The Enemies Of The System
In most general terms, cancer can be characterized as uncontrolled cell replication. Regardless of its type, cancer initially develops in a normal, healthy cell and shares the basic characteristics of this normal cell, at least in its early developmental stages. However, these cells tend to lose some of their abilities. One such important ability is that of reacting to the messages delivered by their surrounding or their own organisms that regulate cell replication. When such a disorder occurs, the cell can no longer control its replication and the growth of tissues. This process, known as "continuous dividing," is genetically transferred to new cells resulting in the spread of tumours, which in turn invade the neighbouring tissues. These decomposed cells eat up the nutrients of other cells, consuming the vital amino acid supply. Cancer cells eventually shut down the passages within the human body with their expanding volume. They accumulate in various organs such as the brain, lungs, liver, and kidneys, surrounding the healthy and normal cells of these organs and preventing their normal functioning, eventually posing a serious threat to human life.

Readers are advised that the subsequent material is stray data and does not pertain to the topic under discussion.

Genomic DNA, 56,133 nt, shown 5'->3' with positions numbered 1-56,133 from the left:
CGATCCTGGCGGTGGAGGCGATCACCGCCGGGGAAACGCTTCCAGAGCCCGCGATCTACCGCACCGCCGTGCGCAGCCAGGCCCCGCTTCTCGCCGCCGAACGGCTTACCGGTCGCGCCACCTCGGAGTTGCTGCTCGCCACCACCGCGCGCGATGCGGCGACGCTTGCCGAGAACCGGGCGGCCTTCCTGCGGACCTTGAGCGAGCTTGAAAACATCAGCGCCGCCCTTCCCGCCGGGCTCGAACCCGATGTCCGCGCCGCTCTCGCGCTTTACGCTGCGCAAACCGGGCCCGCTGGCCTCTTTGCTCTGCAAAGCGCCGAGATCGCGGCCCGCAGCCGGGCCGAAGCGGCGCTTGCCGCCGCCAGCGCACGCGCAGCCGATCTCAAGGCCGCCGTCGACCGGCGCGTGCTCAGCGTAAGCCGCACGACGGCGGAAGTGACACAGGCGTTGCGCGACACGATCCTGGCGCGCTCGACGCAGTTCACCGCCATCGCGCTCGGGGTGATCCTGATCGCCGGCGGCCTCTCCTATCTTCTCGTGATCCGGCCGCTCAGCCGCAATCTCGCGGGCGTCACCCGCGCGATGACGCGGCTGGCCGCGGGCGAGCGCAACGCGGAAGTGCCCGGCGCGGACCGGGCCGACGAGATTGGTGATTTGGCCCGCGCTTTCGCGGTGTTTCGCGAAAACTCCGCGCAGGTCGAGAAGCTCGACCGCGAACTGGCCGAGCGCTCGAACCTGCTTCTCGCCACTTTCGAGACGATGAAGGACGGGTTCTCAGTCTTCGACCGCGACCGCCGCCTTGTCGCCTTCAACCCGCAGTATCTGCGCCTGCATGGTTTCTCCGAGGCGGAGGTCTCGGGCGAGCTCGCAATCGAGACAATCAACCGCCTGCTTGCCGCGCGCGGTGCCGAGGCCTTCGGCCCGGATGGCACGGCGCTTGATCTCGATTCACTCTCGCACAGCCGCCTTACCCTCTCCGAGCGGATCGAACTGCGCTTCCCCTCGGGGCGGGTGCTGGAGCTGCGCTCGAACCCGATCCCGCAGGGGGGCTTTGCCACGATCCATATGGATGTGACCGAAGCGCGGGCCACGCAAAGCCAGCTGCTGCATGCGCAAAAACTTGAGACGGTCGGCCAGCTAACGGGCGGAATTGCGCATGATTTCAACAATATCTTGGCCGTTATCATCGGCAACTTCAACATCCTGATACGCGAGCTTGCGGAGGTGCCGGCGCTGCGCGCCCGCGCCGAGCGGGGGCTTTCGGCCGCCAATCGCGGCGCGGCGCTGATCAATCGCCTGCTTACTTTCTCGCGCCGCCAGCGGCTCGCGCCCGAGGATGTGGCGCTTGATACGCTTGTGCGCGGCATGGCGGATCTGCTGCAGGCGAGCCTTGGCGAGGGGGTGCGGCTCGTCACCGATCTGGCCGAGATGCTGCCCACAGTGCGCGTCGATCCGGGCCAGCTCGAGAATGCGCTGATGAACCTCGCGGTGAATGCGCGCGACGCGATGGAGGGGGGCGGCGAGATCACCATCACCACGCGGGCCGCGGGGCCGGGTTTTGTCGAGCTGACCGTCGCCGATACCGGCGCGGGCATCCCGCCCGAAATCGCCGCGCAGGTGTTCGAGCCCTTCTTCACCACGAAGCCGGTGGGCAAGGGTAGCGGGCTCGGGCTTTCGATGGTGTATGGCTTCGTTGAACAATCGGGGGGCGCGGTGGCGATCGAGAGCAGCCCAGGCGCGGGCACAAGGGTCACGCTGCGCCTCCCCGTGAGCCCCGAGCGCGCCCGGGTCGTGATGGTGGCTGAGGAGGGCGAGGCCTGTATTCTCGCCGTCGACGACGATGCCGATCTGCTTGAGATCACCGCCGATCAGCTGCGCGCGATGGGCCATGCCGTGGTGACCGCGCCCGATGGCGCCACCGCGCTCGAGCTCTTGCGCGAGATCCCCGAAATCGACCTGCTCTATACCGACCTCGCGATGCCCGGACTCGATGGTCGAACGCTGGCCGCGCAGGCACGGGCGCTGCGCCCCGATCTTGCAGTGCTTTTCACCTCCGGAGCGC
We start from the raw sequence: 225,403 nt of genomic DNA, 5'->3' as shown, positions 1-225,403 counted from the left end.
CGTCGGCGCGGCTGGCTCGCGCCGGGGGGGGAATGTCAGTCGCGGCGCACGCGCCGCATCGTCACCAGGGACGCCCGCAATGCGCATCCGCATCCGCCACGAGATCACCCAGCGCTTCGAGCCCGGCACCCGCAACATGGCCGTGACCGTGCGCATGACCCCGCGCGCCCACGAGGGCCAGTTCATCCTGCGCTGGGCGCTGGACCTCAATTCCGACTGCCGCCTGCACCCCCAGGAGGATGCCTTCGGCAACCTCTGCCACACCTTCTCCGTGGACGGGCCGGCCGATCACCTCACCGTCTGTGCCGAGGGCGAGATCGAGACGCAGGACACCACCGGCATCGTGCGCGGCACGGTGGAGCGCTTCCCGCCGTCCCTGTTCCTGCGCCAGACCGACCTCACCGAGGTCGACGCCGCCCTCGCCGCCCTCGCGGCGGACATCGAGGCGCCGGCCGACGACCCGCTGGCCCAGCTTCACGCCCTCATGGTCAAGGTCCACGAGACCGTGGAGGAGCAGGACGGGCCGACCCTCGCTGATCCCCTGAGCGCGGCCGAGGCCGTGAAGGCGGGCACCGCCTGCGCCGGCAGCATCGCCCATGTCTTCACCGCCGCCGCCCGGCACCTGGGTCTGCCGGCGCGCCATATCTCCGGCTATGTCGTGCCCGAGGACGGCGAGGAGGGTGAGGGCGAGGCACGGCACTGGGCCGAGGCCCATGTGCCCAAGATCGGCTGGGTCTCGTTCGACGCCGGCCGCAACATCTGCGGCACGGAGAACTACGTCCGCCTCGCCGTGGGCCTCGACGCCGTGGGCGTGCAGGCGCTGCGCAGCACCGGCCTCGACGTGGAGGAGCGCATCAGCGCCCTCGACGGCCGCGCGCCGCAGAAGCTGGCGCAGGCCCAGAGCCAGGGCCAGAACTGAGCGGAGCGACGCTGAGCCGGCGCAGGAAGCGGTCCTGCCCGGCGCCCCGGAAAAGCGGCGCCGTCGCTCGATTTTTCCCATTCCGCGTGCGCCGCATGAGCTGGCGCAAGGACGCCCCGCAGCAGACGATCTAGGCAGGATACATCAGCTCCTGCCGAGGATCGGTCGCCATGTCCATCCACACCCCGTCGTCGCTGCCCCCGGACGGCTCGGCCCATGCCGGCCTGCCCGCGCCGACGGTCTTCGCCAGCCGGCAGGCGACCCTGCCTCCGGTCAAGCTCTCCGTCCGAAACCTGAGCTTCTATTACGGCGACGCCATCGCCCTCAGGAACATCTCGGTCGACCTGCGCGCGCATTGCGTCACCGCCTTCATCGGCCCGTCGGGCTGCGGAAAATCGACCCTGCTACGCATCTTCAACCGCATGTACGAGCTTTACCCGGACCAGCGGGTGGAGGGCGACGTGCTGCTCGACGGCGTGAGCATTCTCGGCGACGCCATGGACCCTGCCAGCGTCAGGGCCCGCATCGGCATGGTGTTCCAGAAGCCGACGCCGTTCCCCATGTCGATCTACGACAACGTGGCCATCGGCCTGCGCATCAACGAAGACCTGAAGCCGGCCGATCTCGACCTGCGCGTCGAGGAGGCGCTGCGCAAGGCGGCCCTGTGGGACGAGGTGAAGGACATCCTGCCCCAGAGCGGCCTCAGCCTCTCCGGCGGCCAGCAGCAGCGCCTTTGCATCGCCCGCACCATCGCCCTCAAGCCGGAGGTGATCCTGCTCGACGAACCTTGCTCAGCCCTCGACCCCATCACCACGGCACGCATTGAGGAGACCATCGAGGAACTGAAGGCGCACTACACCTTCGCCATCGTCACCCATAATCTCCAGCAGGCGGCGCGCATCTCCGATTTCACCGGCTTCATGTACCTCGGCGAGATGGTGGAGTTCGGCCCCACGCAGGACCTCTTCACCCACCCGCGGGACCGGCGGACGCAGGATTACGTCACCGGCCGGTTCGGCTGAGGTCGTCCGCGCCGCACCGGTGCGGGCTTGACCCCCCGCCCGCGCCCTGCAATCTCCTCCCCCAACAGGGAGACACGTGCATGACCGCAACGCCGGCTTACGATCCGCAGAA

Normal cells replicate only when they receive a command from neighbouring cells. This is a safety measure within the organism. However, cancer cells do not respond to this mechanism and refuse any control over their replication system. The type of cancer described so far does not create any problem for the defence system. A strong body with an effective defence system is capable of struggling with the increasingly expanding cancerous cells multiplying in number, and of even defeating the disease. The main problem arises when cancer cells pierce their own membranes with the help of an enzyme (pac-man enzyme), and mix in the circulatory system (the conveyor network) of the body by penetrating the lymphatic fluid, and eventually reaching distant tissues and cells.
A war between the cancer cell (pink) and lymphocytes (yellow)